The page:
was used as a model melt. Experimental velocity measurements carried out using
a potential probe show presence of low-frequency flow oscillations in this
model furnace (Fig.2). Most intensive of them have a characteristic period
about 8-12 seconds depending on inductor current I. These oscillations can be
described very simple as periodical up and down movements of the toroidal
eddies of the mean melt flow, where the axis symmetry of the melt flow does not longer exist. The main oscillation frequency f
increases in dependence on the time-averaged velocity: f ~ v_{ch} ~ I_{ind}

*Figure 2*.
Measured axial velocity oscillations at half-height of the inductor near the crucible wall (left) and at half radius (right)

These flow instabilities have a large
characteristic time and space scale and therefore they can not be considered as
turbulence. So it is doubtfully, that stationary calculations with help of any
existing turbulence modeling approach could correctly simulate scalars
transport processes in such flow formation. This statement was verified with
several widespread turbulence models. All of them do not predict the high
intensity of heat exchange in the discussed region. As expected, unstationary
2D calculations using k-ε turbulence model also didn't lead to acceptable
results. The absence of azimuthal velocity in 2D analysis limits the dynamics
of the large eddies in incompressible fluid. Also 3D calculations using
k-ε turbulence model lead to not acceptable results because the
low-frequency oscillations are dumped by the high turbulent viscosity.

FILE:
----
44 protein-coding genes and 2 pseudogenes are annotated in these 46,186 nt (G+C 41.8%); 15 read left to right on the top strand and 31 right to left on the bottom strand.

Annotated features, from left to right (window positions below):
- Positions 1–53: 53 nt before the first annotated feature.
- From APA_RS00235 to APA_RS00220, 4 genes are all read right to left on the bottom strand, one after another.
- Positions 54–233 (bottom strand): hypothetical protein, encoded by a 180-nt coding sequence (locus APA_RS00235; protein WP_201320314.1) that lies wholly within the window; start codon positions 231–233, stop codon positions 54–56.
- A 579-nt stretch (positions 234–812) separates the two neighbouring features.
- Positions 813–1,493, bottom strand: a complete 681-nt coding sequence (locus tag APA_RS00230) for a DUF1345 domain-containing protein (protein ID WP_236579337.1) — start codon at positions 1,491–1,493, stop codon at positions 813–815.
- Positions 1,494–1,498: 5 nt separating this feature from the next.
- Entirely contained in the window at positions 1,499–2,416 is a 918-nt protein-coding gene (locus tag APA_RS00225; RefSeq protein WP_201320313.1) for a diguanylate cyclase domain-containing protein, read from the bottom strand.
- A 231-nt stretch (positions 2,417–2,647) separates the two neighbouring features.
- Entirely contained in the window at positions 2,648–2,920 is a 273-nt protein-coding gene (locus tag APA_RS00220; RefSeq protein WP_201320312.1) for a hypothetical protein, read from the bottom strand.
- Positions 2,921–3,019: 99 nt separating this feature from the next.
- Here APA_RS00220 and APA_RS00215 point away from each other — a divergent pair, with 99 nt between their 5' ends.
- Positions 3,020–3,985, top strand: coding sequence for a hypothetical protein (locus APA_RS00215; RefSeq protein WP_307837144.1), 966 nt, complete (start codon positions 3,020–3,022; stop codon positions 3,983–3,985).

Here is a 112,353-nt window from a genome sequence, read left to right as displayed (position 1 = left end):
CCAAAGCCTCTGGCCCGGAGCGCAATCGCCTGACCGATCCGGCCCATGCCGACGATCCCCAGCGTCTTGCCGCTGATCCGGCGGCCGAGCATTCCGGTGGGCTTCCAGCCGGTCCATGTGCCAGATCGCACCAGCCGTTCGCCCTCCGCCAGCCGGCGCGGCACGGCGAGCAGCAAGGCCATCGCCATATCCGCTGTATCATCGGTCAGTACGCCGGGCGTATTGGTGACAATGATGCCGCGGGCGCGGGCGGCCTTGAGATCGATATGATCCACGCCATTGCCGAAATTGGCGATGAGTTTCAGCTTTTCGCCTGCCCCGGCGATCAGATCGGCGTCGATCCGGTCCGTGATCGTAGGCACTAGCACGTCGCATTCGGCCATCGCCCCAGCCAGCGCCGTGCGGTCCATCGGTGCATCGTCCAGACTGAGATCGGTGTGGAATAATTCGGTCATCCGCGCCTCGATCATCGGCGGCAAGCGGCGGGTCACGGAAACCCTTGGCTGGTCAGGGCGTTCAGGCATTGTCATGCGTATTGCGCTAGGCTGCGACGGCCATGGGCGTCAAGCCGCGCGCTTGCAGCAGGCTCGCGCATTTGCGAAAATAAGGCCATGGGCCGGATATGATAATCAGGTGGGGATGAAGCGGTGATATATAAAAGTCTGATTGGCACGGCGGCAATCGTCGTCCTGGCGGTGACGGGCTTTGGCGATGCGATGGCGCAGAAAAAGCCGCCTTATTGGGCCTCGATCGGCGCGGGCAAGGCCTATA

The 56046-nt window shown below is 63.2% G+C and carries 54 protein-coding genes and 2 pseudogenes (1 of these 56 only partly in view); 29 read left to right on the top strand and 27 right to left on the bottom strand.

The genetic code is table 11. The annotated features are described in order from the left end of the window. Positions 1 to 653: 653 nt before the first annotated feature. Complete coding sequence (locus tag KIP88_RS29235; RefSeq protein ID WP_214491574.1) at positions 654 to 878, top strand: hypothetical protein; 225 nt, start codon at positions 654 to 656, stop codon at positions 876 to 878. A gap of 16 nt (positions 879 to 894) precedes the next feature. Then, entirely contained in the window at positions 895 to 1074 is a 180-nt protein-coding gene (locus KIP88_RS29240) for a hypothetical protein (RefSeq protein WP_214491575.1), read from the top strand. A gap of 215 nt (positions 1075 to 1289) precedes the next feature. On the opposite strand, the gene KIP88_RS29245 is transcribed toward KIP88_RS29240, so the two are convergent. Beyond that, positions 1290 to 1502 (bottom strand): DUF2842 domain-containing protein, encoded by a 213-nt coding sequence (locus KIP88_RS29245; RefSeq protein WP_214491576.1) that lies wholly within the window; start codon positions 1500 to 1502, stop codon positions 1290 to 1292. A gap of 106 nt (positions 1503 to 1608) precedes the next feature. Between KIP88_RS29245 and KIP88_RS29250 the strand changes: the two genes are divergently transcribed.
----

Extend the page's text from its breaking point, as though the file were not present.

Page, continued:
Transient 3D calculations appeared to be the only possible way to resolve the
given problem.

3. Numerical modeling

LES and
two-equation RANS approach are using different turbulence modeling techniques,
therefore, the calculated subgrid turbulent viscosity distribution has
principally different character. The highest values of the LES subgrid
viscosity are in the zone of eddies interaction in the near-wall region. Another
unsimilarity is that turbulent viscosity in case of LES is one order of
magnitude less than it is predicted by k-ε model. This difference
increases if we improve the spatial resolution of the numerical grid. The
smaller become cells, the less energy contain eddies, which are modeled with
subgrid turbulent viscosity (Fig. 3). Therefore, further mesh refining will
lead to the situation when eddies of all considerable scales are resolved
directly. In LES this tendency is obvious when examine the expression for
subgrid turbulent viscosity m_{sub} in Smagorinsky-Lilly scheme used in FLUENT [4-6]:

_{}, _{} _{},

where *d *is the distance from the closest wall, *k *= 0.42, C_{s} = 0.1 is Smagorinsky constant and *V _{c}* is volume of the
computational cell. The averaged radius or cell size directly influences this
expression. Kinetic energy of turbulence predicted with k-ε model doesn't
depend on spatial resolution, and averaged velocity field doesn't change
significantly with mesh refinement. Hence, velocity gradients, which are
responsible for modeling of turbulent parameters, also remain the same.
Certainly, if we use smaller cell sizes, then additional flow details may
appear and influence the resulting turbulence field. But this dependence is not
as obvious as in LES. For example, increasing number of mesh elements from
¼ of million to 3 ½ millions the subgrid viscosity calculated
with LES becomes one order of magnitude less, but turbulent viscosity of k-ε
model remains almost the same (Fig.3).

In k-ε simulation, due to high predicted turbulent
viscosity, the viscous forces are comparable with inertial ones and, therefore,
all possible large-scale pulsations are damped. Calculating with LES the